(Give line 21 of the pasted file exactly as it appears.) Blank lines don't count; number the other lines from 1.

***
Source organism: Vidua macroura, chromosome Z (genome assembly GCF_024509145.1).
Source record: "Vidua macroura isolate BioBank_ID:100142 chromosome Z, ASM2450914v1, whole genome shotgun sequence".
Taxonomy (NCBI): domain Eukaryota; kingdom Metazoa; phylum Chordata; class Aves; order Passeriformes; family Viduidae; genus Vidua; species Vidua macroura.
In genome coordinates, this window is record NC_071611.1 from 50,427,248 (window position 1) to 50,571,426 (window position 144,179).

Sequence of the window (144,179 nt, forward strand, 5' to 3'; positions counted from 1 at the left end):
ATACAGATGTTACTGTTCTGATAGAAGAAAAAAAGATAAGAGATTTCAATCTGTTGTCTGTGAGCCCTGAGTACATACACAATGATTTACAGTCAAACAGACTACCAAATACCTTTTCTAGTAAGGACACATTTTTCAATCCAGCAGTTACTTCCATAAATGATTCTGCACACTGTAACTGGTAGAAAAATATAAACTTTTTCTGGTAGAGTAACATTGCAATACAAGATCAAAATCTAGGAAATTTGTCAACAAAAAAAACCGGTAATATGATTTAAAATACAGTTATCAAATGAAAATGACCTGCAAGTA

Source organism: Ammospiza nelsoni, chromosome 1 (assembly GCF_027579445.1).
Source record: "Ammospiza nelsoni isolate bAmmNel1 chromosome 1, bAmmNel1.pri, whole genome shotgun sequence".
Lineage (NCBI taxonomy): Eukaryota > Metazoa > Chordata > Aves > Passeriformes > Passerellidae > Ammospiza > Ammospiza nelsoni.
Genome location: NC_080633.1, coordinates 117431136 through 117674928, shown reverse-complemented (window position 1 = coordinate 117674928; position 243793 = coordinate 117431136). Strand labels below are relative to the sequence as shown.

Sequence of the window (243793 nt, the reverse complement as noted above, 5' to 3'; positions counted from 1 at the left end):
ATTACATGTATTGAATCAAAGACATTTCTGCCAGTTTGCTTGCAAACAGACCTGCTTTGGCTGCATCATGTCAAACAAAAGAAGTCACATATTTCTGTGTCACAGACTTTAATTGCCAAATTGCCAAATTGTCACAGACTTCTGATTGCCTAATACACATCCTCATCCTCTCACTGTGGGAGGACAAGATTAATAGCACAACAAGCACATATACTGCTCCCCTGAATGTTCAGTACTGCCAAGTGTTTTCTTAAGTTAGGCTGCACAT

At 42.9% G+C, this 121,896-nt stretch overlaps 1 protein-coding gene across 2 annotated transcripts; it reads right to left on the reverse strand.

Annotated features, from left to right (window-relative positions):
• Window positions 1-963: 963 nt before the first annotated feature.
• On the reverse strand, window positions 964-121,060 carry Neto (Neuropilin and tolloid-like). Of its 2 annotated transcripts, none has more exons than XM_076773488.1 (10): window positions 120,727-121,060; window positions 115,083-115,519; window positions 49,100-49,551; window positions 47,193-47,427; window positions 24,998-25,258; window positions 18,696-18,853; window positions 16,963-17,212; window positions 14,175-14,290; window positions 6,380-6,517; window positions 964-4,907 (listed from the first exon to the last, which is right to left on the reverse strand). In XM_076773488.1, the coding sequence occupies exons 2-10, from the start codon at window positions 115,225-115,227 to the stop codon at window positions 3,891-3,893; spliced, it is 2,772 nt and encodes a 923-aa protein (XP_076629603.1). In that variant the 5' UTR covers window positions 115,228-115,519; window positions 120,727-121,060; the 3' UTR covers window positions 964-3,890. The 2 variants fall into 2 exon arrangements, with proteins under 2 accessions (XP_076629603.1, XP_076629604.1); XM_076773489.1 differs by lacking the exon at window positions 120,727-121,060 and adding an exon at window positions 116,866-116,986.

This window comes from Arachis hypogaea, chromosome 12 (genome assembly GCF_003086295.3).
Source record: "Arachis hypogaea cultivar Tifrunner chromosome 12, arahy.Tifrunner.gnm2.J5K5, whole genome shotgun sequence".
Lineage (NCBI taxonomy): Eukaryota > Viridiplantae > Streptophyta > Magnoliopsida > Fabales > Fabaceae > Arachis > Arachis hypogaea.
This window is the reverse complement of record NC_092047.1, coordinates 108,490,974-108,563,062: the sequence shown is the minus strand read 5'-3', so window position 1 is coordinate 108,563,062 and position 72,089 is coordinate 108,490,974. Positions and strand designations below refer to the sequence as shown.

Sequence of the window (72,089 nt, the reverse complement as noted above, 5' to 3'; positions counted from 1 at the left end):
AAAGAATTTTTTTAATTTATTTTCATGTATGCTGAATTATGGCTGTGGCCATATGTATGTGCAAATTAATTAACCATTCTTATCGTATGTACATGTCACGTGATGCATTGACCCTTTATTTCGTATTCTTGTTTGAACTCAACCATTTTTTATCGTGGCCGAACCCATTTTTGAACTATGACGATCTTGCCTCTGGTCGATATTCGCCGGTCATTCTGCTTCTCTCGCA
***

Sequence of the window (72,089 nt, the reverse complement as noted above, 5' to 3'; positions counted from 1 at the left end):